Katie talks passionately about the eCommunity, somewhere you feel safe, respected and listened to. It makes you feel part of something, like you’re no longer isolated or alone.

The Bipolar UK eCommunity is all about respect. It’s a space where you can feel safe and secure, knowing you’re talking to a community of over 5,000 people who are affected by bipolar. The community is vital during a time where we all feel that bit more isolated, anxious and despondent about the future.

An online forum is a chance to discuss difficult times and challenges we face. It’s also an opportunity to share experiences. There’s something powerful about sharing your story and what you’ve been through. It can feel like a release, to share an experience that has had a profound effect on your life. You could say that sharing in this way is like a form of therapy. Many of us with bipolar have had therapy. I had group therapy when I was first diagnosed - and you know what was the most helpful part of it? Talking to other people with bipolar. Sharing with people that I knew would understand, people who could empathise and relate, played a huge part in me accepting the diagnosis.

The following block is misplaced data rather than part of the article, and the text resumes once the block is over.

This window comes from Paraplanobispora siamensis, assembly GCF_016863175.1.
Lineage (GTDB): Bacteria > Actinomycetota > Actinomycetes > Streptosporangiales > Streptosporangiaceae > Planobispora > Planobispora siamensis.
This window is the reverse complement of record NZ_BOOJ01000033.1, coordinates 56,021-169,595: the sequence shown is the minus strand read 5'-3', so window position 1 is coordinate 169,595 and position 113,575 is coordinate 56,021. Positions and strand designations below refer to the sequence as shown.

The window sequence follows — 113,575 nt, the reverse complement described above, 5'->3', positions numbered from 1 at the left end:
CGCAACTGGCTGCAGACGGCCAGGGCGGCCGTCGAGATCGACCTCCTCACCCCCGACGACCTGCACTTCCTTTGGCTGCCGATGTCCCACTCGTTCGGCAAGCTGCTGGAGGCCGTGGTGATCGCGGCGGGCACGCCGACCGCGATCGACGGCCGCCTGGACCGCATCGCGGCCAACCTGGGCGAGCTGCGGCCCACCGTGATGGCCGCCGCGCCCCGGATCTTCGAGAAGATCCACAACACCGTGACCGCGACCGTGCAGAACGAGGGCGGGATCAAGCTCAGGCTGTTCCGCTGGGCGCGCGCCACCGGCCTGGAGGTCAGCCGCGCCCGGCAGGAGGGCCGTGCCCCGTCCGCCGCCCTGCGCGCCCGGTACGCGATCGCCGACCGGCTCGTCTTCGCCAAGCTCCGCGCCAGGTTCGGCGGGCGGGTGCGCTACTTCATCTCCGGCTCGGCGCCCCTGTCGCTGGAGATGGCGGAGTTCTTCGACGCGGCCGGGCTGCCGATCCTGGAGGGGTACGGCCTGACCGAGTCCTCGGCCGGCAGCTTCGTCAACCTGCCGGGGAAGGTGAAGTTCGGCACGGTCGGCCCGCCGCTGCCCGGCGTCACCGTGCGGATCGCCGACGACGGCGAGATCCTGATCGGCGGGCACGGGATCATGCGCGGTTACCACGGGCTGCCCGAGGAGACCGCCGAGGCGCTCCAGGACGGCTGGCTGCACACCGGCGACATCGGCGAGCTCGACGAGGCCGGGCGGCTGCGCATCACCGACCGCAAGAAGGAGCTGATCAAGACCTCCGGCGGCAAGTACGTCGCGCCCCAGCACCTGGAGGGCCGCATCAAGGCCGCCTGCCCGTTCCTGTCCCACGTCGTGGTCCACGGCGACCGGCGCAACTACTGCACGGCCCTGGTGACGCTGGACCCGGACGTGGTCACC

Sharing with the eCommunity can feel this way too. It’s a non judgmental space to vent about what we’ve been through, or are going through right now. Sharing and writing out our thoughts can be a cathartic, therapeutic experience. Sharing our thoughts and feelings, is like decluttering your mind. It can feel like we have so many files filled with negative thoughts and emotions, it’s always a good idea to sort through them from time to time. It can, as it helped me, accept the illness and work through the ups and downs of living with a mental illness. It can give you a better understanding of yourself and encourage you to be more proactive and find coping strategies for everyday life. Basically, sharing our experiences, feelings and worries helps us manage bipolar disorder.

Feeling like we can share our experiences is a vital part of managing our bipolar. Knowing we can do this in a safe space, where we won’t be judged is vital. Sharing our experiences is a powerful tool to understanding ourselves and helps shape our coping strategies. You don’t have to be alone and try and manage on your own. There are people that want to hear your story and might even have a similar one to share with you.